We must not lose sight of the real enemy

Yesterday a Pakistani security official said that if India now put more forces on to the disputed Kashmir border, the Pakistani Army would do likewise. By the way, that would mean that Pakistan put less effort into fighting the Taleban on its western border, he added, in an unsubtle warning to the US and Britain. Pakistan understands only too well that for the West its border with Afghanistan represents the frontline in the war on terror.

On the Pakistani side priorities are different. As the calls go up for a clampdown on terrorists, Islamabad's most urgent desire is not for a Nato-defined victory, but for a peaceful life on its Afghan border. It is not going to support conflict there at the cost of its own stability. That is a forceful factor in the new US calculations about whether to deal with the Taleban.

Six days after the Mumbai attacks Pakistan finds itself in a difficult position. India's discovery (so it says) of clear links to Pakistani organisations among the terrorists supports the instinctive belief of many Indians that their neighbour is somehow to blame. Other countries must tell Pakistan that tolerance for terrorism is unacceptable, Indian government officials have said. If only it were that simple: a neat story of known agents with clear motives.

That it is murkier, on the Pakistani side, barely needs saying. But it would be folly, on all sides, if the Mumbai attacks were allowed to inflame the old dispute over the Kashmir border. If India and Pakistan now ramp up hostilities, it will be an act of self-indulgence, on each side, that distracts them from fighting terrorism. India's assertion that “external elements” were to blame may well be upheld by evidence, but also distracts attention from the rise of radical religious groups within its own borders.

If it also refuses all international interest in getting the Kashmir dispute resolved - its traditional position - it will be refusing to acknowledge how serious the implications could be, not just for the region but for Britain and other countries that are the targets of terrorism.

Since Wednesday, Pakistan officials have rushed to point out that there is a lot of terrorism in their country and the Government had plenty of reason already to try to defeat it. They point, without need of elaboration, to the Marriott hotel bomb, and to the assassination of Benazir Bhutto (which propelled her widower Asif Zardari on to his current precarious perch as President). Pakistan can also claim, with justice, to have put a lot of effort - and approaching 1,000 military lives - into trying to seal the western border to terrorists.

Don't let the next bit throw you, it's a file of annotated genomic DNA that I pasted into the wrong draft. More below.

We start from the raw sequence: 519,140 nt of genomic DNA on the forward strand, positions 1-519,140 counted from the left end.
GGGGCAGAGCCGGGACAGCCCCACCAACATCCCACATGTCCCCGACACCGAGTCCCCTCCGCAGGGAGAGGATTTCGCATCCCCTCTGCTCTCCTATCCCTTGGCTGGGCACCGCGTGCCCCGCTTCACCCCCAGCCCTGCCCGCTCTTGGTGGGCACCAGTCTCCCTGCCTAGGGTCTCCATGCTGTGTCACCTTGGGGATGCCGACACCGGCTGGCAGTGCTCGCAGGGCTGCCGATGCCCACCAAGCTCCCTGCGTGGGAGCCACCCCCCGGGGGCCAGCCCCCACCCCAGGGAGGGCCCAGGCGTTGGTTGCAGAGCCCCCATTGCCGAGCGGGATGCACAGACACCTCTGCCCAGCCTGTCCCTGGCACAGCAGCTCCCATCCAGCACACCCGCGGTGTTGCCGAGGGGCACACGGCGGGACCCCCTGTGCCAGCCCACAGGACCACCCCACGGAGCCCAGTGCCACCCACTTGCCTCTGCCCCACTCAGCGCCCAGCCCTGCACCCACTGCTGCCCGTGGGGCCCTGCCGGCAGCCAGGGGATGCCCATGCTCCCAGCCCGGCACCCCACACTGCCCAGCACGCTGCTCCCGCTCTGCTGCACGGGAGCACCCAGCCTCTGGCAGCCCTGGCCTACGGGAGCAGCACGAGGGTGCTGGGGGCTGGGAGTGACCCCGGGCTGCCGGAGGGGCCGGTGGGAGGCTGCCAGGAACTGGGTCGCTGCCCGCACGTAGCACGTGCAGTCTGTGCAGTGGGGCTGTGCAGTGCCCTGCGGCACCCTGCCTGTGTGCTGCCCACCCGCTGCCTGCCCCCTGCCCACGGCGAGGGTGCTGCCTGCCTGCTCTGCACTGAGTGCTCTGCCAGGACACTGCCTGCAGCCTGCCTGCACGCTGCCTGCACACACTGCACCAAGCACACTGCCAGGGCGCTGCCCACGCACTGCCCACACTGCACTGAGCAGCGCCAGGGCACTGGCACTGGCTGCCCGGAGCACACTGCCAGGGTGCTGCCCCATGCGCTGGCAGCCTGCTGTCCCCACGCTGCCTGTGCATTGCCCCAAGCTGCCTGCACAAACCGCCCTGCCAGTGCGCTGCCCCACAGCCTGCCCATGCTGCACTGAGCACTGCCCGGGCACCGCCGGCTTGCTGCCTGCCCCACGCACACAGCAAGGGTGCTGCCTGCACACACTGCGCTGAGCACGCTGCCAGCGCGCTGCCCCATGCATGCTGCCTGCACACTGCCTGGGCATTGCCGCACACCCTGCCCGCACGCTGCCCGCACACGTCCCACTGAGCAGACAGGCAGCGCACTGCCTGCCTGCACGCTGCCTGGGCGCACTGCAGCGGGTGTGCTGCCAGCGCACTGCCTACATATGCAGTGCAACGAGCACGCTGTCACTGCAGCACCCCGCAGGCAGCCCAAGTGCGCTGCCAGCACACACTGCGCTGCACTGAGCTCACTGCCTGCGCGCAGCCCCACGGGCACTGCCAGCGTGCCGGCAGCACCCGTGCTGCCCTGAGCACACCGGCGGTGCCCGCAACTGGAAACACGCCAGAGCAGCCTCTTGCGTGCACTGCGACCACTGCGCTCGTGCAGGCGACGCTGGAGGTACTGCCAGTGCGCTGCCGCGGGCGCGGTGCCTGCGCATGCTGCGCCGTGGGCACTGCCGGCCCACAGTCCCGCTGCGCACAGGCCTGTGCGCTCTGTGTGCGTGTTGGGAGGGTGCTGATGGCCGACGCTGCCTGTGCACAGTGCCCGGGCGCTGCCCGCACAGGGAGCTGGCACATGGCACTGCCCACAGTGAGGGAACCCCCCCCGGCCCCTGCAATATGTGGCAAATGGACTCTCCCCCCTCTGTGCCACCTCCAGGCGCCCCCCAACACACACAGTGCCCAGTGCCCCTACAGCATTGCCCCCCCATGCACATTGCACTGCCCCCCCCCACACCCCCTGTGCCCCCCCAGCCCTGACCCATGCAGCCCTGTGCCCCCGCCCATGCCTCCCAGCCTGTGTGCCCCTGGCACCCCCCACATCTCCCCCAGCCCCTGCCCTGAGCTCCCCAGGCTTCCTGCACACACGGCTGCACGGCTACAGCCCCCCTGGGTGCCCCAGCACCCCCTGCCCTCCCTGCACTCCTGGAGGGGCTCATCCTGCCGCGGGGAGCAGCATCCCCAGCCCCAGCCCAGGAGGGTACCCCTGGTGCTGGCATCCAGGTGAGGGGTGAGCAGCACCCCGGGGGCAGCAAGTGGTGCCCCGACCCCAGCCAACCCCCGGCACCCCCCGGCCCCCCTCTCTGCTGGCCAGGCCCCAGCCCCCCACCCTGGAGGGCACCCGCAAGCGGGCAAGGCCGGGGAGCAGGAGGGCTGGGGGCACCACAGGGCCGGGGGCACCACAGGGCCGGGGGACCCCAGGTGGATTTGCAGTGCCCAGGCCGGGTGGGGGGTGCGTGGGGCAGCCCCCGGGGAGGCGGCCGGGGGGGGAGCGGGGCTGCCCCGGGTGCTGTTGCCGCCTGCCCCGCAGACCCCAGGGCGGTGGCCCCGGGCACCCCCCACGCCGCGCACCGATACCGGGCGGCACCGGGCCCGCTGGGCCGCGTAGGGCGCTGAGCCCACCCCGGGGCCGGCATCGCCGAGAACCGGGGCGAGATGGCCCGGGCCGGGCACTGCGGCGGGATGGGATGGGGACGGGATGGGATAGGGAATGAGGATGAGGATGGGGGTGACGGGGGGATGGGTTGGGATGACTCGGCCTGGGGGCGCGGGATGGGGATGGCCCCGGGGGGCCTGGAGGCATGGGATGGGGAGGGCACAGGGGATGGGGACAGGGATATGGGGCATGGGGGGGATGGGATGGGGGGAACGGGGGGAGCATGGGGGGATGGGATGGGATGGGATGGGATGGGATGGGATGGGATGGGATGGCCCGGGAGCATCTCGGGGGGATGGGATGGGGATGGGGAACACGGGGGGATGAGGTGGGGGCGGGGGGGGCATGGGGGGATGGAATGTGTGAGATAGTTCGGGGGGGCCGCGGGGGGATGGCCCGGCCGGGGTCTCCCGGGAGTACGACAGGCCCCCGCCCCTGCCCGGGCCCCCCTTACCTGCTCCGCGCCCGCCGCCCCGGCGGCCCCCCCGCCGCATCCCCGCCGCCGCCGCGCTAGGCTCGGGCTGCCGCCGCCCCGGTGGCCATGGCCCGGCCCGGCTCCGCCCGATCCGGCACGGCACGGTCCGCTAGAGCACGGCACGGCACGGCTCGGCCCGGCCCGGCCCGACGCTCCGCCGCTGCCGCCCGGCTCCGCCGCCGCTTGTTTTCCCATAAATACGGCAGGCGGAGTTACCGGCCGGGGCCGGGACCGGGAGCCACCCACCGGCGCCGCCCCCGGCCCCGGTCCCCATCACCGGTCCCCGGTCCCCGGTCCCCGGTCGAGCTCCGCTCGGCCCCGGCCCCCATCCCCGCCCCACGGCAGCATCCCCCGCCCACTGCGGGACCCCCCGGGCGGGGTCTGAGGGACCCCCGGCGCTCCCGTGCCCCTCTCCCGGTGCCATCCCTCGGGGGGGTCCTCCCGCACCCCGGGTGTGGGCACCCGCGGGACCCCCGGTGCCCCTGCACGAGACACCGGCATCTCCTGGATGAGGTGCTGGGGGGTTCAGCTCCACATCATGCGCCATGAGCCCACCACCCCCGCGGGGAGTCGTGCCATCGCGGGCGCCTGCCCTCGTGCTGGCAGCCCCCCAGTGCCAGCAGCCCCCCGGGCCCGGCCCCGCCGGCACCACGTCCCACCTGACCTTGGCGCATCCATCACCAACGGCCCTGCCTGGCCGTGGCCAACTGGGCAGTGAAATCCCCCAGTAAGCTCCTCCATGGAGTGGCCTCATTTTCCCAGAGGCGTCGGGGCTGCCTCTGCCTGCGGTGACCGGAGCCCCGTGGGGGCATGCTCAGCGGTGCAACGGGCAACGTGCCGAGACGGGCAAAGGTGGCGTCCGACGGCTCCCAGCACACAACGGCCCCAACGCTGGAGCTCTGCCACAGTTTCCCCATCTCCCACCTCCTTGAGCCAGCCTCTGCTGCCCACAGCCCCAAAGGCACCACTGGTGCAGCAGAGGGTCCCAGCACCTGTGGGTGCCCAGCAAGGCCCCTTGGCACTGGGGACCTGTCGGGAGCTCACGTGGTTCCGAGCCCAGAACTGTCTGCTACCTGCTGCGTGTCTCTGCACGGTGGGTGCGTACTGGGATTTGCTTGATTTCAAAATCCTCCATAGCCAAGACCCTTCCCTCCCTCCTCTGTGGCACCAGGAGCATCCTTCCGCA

Then it gets more complicated. We should take with a pinch of salt the frequent public protests by Pakistan officials at US bombing across the Afghan border. There is constant communication between the Pakistan and US governments on this point, and between their military forces. The US is pursuing many of the terrorists that the Pakistani Government also wants dead. Pakistan's licence to rail at the US in public is a small price for the US to pay in order to keep on with the raids.

All the same, even if there has been a degree of complicity, it is clear that Pakistan's motives diverge sharply from the US's, and its tolerance will run out. At this point, with tension rising, and religious groups extending their support from the traditionally low level, Pakistan's leaders want a quiet life. They have, after all, been exploring deals with local Taleban for years, and even though that tactic has proved unable to stop the terrorism, it is still their preferred one.

Official warnings that Pakistan could turn its attention from the West to Kashmir should be taken seriously. Kashmir, not the western border, has been the army's historic preoccupation. President Pervez Musharraf's greatest achievement was to help to drain the heat out of the Kashmir issue by refocusing the army on the Western border. There is a risk that the army rediscovers its first love.

Particularly if it is given cause. This is a dangerous point. Talks with India have stalled in the past four years as Musharraf began fighting with the judiciary to cling to power, and as the Indian government, led by the Prime Minister Manmohan Singh and the Congress party, gave the problem fitful attention.

Barack Obama has rightly recognised the ability of Kashmir to unsettle India and Pakistan, and distract both from fighting terrorism. He has said that he wants to help to resolve it. India's traditional position is that outside intervention is unjustified and unwelcome; Kashmir, it says, is purely a bilateral dispute.

But at this point, that stance looks myopic. India is right to call for pressure on Pakistan - but that makes sense only if it is done in a way that recognises how fractured that country now is, and how its own urgent need for stability gives it different priorities from the West. One of the few things that India, and other countries, can help do is to move towards agreement over Kashmir. Obama is right that if it is not solved, this will be the cause of wider terrorism.

Bronwen Maddox